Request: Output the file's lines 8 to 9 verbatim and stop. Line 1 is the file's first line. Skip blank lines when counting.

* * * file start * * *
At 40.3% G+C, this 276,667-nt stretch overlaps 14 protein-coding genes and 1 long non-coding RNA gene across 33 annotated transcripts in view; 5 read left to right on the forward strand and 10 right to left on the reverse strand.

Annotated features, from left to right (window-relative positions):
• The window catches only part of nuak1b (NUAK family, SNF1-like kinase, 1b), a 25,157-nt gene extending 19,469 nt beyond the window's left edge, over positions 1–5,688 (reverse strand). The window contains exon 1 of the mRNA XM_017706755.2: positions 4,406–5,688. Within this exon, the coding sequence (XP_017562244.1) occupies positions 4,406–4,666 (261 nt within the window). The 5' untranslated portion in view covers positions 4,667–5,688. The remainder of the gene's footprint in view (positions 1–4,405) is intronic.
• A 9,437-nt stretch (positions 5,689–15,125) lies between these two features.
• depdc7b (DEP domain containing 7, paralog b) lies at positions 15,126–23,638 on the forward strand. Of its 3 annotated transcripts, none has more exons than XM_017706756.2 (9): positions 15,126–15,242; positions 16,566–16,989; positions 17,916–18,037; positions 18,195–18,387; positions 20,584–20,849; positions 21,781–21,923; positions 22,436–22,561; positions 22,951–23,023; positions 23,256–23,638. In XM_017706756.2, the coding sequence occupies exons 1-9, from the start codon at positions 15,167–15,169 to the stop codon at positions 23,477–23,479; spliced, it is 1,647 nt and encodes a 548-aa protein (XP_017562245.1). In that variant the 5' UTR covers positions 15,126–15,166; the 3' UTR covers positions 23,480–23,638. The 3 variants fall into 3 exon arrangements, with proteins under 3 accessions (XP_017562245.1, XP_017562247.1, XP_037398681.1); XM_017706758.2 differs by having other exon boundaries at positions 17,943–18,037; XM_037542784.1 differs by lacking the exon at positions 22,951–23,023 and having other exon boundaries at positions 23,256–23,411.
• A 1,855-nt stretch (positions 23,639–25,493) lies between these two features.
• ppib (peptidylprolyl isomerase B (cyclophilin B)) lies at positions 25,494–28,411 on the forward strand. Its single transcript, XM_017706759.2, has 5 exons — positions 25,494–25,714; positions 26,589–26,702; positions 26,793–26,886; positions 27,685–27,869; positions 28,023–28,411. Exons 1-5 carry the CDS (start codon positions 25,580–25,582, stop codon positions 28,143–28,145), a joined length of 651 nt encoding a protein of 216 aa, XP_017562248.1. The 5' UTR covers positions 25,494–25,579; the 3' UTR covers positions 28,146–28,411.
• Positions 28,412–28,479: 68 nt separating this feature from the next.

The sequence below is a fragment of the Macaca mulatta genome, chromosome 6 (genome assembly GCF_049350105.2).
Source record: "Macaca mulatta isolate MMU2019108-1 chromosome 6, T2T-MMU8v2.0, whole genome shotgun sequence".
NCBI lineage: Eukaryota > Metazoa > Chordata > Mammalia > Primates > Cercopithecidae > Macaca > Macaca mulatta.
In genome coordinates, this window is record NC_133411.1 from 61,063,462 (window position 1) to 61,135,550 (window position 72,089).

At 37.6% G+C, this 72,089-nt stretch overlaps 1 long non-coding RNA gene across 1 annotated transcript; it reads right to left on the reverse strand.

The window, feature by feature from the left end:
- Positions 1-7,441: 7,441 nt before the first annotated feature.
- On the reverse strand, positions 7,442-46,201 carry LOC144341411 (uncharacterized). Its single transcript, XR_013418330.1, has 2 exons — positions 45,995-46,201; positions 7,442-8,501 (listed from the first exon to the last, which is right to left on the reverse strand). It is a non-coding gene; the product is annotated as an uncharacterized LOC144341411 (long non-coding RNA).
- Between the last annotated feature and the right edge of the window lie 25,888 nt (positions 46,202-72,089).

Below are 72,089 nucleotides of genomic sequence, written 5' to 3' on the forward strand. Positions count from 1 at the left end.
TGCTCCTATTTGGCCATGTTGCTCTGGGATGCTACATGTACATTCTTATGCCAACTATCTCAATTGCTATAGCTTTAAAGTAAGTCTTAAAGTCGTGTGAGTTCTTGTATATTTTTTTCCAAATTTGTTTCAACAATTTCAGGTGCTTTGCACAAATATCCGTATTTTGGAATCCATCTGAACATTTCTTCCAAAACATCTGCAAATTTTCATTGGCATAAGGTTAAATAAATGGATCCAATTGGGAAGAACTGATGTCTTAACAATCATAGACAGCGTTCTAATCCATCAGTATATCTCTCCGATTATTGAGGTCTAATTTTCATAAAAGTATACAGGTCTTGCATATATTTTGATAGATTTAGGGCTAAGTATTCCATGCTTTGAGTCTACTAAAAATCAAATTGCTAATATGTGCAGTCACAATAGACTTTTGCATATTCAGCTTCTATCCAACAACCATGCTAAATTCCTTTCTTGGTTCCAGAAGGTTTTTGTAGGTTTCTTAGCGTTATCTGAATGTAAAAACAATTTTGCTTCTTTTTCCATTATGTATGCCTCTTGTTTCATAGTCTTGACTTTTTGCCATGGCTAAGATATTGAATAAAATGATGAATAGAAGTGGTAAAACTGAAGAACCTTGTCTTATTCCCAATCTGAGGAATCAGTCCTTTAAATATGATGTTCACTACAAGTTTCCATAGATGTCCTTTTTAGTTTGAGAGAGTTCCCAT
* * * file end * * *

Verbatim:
• Positions 28,412–28,479: 68 nt separating this feature from the next.

The sequence below is a fragment of the Macaca mulatta genome, chromosome 6 (genome assembly GCF_049350105.2).